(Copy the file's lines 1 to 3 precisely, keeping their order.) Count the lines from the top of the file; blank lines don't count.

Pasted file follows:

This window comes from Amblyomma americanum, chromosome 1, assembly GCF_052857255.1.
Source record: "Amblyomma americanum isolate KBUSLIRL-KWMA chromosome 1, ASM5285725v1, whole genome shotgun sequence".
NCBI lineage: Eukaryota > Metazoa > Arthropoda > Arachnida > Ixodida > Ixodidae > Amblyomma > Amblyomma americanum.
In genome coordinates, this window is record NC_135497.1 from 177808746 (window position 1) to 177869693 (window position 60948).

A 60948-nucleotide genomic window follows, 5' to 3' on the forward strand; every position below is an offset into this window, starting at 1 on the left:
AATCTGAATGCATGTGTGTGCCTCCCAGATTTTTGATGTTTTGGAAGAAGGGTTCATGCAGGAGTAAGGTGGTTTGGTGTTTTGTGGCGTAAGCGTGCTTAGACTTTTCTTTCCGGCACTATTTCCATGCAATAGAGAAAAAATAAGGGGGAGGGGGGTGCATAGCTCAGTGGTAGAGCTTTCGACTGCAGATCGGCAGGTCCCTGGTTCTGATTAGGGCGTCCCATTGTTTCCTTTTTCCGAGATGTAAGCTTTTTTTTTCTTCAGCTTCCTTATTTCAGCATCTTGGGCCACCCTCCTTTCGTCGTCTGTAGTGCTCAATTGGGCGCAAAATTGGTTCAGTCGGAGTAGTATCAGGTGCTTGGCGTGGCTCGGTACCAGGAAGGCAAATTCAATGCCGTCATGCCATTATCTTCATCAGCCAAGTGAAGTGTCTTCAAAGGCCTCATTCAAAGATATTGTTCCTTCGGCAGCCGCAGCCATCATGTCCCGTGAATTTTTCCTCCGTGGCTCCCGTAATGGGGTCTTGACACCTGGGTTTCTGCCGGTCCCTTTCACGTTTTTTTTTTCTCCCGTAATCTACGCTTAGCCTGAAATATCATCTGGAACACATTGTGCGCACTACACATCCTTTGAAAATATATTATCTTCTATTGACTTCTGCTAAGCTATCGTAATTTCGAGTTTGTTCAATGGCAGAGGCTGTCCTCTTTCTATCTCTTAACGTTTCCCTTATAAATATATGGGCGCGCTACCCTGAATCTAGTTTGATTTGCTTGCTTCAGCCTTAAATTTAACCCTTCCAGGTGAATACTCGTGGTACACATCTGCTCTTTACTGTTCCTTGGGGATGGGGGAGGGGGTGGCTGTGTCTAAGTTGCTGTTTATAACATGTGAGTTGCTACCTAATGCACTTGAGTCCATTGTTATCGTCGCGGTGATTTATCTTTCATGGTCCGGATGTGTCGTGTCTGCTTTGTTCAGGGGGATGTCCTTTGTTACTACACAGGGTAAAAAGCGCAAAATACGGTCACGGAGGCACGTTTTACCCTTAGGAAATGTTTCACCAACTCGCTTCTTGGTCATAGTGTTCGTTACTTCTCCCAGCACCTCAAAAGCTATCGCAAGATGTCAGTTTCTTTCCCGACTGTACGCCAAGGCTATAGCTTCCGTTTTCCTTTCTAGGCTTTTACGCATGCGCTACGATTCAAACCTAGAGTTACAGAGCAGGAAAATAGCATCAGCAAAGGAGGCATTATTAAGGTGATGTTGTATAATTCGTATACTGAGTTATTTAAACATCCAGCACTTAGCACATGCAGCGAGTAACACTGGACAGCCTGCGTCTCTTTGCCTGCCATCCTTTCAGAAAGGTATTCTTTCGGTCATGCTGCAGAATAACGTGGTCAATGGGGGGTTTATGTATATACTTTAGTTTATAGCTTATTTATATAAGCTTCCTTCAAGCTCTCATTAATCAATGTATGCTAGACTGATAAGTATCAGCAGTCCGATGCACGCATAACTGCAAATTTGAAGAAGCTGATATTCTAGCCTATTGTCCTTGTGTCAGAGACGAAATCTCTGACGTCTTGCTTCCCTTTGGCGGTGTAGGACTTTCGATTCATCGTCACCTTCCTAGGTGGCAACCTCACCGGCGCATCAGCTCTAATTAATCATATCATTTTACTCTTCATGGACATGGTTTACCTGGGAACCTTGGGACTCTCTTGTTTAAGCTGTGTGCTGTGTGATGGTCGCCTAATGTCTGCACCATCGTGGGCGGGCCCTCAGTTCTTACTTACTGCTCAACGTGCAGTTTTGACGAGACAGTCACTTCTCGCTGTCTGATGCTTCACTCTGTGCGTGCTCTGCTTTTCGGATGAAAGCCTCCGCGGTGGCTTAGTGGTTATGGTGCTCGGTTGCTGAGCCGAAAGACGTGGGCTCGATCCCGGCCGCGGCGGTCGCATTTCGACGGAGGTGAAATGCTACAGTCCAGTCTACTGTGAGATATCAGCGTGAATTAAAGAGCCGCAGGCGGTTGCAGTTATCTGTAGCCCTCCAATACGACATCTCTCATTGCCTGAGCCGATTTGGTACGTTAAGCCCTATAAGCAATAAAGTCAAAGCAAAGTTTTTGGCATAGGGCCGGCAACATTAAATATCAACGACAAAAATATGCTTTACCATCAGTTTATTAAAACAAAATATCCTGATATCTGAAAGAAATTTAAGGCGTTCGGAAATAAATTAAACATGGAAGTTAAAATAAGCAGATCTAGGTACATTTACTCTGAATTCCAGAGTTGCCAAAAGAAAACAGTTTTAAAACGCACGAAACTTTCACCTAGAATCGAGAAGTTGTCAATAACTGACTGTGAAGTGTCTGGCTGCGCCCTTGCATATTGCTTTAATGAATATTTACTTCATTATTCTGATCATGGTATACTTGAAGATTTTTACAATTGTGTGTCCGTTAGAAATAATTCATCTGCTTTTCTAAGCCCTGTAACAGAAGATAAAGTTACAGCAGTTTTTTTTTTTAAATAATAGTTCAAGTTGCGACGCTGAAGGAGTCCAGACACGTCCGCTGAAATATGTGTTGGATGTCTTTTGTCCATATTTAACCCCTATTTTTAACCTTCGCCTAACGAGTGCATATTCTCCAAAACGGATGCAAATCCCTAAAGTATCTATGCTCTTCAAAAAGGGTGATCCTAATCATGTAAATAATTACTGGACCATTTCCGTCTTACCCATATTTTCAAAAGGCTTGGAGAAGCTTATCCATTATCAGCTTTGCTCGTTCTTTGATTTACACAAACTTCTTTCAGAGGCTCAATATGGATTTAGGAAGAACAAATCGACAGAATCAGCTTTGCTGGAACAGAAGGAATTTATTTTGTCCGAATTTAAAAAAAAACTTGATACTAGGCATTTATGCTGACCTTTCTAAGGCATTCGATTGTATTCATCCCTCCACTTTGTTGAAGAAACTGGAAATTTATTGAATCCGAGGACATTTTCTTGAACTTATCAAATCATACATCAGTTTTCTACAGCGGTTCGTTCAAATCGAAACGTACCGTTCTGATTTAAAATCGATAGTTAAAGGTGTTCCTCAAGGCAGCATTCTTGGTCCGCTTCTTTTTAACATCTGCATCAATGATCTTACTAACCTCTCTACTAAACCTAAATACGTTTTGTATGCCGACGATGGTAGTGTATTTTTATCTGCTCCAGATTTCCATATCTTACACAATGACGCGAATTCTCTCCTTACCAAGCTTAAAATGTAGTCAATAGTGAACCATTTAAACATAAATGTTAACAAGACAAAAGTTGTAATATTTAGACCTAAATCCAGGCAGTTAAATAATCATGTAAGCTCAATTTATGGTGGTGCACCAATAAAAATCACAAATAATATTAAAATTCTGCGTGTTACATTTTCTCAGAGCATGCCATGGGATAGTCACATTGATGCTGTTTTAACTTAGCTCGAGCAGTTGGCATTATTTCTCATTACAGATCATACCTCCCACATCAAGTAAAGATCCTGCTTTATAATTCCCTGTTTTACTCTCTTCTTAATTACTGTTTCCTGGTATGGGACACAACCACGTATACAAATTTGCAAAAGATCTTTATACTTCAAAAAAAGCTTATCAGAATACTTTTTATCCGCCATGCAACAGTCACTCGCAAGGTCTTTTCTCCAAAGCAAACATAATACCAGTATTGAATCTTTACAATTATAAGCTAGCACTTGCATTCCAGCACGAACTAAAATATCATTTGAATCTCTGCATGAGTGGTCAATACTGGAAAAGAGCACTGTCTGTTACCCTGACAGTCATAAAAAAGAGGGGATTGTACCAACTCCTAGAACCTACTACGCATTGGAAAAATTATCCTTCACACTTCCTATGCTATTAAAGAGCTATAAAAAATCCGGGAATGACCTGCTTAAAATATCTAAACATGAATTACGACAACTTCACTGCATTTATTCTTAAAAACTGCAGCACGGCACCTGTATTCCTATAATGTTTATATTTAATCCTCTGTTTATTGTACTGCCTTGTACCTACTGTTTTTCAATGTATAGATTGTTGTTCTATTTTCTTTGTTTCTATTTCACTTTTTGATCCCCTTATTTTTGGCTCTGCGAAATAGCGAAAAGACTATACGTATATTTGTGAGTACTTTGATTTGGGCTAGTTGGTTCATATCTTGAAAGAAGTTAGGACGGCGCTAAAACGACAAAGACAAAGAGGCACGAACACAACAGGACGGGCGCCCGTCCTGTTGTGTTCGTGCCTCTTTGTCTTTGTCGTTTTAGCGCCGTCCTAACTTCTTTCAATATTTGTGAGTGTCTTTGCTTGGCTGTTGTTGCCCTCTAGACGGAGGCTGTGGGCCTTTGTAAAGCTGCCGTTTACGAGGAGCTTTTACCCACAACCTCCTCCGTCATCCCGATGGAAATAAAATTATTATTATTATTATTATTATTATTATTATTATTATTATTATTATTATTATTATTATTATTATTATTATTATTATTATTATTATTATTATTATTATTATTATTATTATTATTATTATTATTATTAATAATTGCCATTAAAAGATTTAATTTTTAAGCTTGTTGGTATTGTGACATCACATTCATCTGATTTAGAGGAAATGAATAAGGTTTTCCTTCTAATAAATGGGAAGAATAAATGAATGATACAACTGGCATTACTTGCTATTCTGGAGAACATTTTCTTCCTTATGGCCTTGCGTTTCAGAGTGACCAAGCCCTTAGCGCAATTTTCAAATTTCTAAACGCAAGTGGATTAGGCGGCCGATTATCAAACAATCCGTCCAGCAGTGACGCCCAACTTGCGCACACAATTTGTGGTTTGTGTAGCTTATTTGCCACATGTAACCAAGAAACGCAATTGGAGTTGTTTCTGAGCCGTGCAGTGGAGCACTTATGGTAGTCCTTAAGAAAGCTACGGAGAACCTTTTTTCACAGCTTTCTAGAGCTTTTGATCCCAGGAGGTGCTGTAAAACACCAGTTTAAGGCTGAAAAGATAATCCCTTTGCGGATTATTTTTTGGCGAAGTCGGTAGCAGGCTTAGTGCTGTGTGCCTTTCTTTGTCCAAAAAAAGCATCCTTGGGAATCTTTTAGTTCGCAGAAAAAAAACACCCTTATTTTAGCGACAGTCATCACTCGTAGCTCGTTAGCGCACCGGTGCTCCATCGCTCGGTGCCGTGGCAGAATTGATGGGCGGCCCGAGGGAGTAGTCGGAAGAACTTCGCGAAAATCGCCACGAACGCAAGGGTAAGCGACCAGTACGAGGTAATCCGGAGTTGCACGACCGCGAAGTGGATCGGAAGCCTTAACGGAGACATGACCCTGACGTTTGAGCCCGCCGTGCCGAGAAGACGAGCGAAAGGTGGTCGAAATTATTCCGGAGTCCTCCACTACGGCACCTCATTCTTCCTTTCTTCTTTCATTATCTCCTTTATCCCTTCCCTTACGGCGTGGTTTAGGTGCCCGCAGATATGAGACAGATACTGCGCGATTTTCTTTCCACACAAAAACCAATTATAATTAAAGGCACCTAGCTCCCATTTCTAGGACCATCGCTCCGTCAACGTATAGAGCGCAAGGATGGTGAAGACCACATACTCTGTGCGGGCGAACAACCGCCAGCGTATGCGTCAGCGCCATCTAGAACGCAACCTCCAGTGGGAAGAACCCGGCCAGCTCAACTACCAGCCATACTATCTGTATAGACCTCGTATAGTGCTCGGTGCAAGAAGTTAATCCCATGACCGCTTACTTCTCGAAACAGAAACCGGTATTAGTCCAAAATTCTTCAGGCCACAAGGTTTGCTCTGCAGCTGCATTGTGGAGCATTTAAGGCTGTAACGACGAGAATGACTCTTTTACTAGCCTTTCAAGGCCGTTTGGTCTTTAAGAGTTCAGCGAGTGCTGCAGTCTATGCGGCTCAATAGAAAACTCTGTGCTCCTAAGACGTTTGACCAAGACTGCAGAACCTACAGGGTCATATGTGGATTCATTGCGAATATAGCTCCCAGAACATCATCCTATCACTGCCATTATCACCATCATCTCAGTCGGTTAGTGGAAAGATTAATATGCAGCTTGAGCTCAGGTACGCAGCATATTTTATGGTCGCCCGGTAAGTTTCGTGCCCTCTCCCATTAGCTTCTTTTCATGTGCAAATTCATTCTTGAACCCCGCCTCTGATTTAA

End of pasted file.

This window comes from Amblyomma americanum, chromosome 1, assembly GCF_052857255.1.
Source record: "Amblyomma americanum isolate KBUSLIRL-KWMA chromosome 1, ASM5285725v1, whole genome shotgun sequence".
NCBI lineage: Eukaryota > Metazoa > Arthropoda > Arachnida > Ixodida > Ixodidae > Amblyomma > Amblyomma americanum.